It is the ram's favorite time of year at Whinmont Farm: Breeding Season.
This is Erik our ram. He is a Suffolk ram with a mild disposition who loves to have his ears rubbed. He has eagerly been awaiting mid-October.
Sheep are short day breeders. Which means the ewes will come into heat as the daylight gets shorter each day. We choose to breed our sheep later in the fall than most farmers. The majority of farms will turn their rams out with the ewes in August or September. This would result in January or February lambs. I am not a fan of lambing in the middle of winter and this leads us to turning our ram out in the middle of October.
The ewes have been very interested in Erik recently as some have already come into heat. There is a lot of longing stares between the two pens.
Mid-May the pasture and weather was ready for us to turn out the sheep. We typically wait until at least May to turn the sheep out to pasture. We like to ensure that the vegetation has had time to grow enough to take the pressure of cabin fevered sheep.
This is the first pasture we opened to the sheep. The grass and clover is long and ready to be trimmed. This is one half of the pasture.
The older sheep were the first out the door, they knew what was coming and couldn't wait.
Bixler's Girlfriend leading the pack out the alley.
The sheep barely made it out the alley before they started indulging in the sweet new grass.
Then my favorite part of spring started happening. Something about being out for the first time makes the sheep so excited, they can't contain their excitement and start running like crazy! It is a site to behold, I love watching their pure joy.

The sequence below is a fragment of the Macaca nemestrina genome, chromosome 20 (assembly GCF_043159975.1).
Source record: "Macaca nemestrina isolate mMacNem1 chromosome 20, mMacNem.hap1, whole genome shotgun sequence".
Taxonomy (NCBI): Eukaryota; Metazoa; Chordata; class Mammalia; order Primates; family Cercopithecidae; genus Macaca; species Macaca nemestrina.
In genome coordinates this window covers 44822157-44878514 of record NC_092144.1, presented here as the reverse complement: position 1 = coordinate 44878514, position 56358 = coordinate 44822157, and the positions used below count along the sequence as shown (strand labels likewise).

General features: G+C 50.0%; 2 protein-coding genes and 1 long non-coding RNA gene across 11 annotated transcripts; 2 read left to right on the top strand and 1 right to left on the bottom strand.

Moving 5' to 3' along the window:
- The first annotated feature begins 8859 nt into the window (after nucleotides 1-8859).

After running hard it was time to get back to eating.
It is going to be a great spring and early summer.
This group of lambs is a bit mischievous.
They're plotting something..... I am just not sure what it is yet.
This weekend we started fencing in a new pasture.
Currently our property only has three fenced acres of pasture. As we grow our herd we need more acres to provide high nutrient, dense pasture to the sheep. When completed this will add another eight fenced acres. We hope to have this completed before the end of the month when we turn the sheep out for the first time for 2015.
Marking where the posts will go.
A little progress at the end of the day.
I love spring. When the earth finally tilts enough for nature to be pulled out of the grips of winter and bloom again. It is such a relief to finally see grass sprouting and days getting warmer. However, I do not think I love spring as much as the sheep. They wait in anticipation for when we finally let them out for the first time. We like to wait until the grass has a good growth on it before we actually turn the sheep out for the grazing season, but we typically will turn them out, for a couple hours when the sun is out once spring comes around. Here are some pictures of their joy on being let out for the first time this spring.
The seaman tells stories of winds, the ploughman of